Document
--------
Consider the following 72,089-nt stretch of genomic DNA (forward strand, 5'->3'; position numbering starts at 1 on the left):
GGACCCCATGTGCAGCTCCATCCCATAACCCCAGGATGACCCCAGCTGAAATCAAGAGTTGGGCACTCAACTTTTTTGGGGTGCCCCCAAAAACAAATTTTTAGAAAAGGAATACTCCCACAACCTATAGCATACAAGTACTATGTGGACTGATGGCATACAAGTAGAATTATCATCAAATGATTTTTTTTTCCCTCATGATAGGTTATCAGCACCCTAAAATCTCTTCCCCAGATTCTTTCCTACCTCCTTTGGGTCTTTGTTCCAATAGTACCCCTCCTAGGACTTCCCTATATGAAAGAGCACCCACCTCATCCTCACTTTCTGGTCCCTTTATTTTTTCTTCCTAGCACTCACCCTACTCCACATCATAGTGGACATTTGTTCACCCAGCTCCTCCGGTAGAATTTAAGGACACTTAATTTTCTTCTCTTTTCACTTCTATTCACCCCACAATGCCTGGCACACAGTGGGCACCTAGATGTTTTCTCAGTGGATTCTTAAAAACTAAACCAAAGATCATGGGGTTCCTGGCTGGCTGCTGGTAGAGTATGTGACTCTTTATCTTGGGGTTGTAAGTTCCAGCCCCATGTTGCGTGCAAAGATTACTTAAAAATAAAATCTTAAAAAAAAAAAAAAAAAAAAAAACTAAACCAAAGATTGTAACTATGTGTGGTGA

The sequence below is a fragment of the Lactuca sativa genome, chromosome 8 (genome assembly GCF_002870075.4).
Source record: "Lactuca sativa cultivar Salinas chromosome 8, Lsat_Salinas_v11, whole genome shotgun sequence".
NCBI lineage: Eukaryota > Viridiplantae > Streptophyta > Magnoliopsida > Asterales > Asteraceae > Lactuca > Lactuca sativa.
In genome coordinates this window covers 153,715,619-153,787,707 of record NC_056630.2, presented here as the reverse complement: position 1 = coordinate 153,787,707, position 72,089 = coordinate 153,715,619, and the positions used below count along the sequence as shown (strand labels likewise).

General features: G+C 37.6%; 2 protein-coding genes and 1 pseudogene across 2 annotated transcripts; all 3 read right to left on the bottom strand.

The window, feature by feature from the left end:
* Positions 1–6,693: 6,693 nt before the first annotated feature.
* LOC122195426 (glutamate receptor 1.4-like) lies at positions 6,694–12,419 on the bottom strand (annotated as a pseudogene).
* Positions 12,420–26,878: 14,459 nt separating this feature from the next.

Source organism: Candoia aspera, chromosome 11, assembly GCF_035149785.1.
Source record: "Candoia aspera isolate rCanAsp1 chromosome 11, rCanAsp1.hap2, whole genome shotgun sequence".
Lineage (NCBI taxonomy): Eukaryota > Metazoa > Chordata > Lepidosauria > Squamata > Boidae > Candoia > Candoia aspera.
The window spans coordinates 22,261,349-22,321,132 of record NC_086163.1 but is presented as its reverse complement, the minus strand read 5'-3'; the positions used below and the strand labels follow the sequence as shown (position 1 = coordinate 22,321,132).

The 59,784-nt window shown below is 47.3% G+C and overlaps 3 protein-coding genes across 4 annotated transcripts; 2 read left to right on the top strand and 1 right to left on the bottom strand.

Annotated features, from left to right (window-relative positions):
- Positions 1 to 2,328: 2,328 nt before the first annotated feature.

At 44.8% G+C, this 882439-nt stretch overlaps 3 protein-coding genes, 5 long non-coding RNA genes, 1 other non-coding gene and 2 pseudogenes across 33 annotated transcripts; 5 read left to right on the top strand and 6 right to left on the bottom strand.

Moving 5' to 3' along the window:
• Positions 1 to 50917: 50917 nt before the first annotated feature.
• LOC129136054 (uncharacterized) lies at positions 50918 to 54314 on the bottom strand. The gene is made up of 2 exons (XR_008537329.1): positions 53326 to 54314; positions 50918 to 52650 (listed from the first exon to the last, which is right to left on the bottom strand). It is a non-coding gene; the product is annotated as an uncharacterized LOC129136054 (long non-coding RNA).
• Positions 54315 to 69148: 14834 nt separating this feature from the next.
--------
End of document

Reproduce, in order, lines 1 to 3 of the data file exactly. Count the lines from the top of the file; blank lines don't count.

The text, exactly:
Consider the following 72,089-nt stretch of genomic DNA (forward strand, 5'->3'; position numbering starts at 1 on the left):
GGACCCCATGTGCAGCTCCATCCCATAACCCCAGGATGACCCCAGCTGAAATCAAGAGTTGGGCACTCAACTTTTTTGGGGTGCCCCCAAAAACAAATTTTTAGAAAAGGAATACTCCCACAACCTATAGCATACAAGTACTATGTGGACTGATGGCATACAAGTAGAATTATCATCAAATGATTTTTTTTTCCCTCATGATAGGTTATCAGCACCCTAAAATCTCTTCCCCAGATTCTTTCCTACCTCCTTTGGGTCTTTGTTCCAATAGTACCCCTCCTAGGACTTCCCTATATGAAAGAGCACCCACCTCATCCTCACTTTCTGGTCCCTTTATTTTTTCTTCCTAGCACTCACCCTACTCCACATCATAGTGGACATTTGTTCACCCAGCTCCTCCGGTAGAATTTAAGGACACTTAATTTTCTTCTCTTTTCACTTCTATTCACCCCACAATGCCTGGCACACAGTGGGCACCTAGATGTTTTCTCAGTGGATTCTTAAAAACTAAACCAAAGATCATGGGGTTCCTGGCTGGCTGCTGGTAGAGTATGTGACTCTTTATCTTGGGGTTGTAAGTTCCAGCCCCATGTTGCGTGCAAAGATTACTTAAAAATAAAATCTTAAAAAAAAAAAAAAAAAAAAAAACTAAACCAAAGATTGTAACTATGTGTGGTGA

The sequence below is a fragment of the Lactuca sativa genome, chromosome 8 (genome assembly GCF_002870075.4).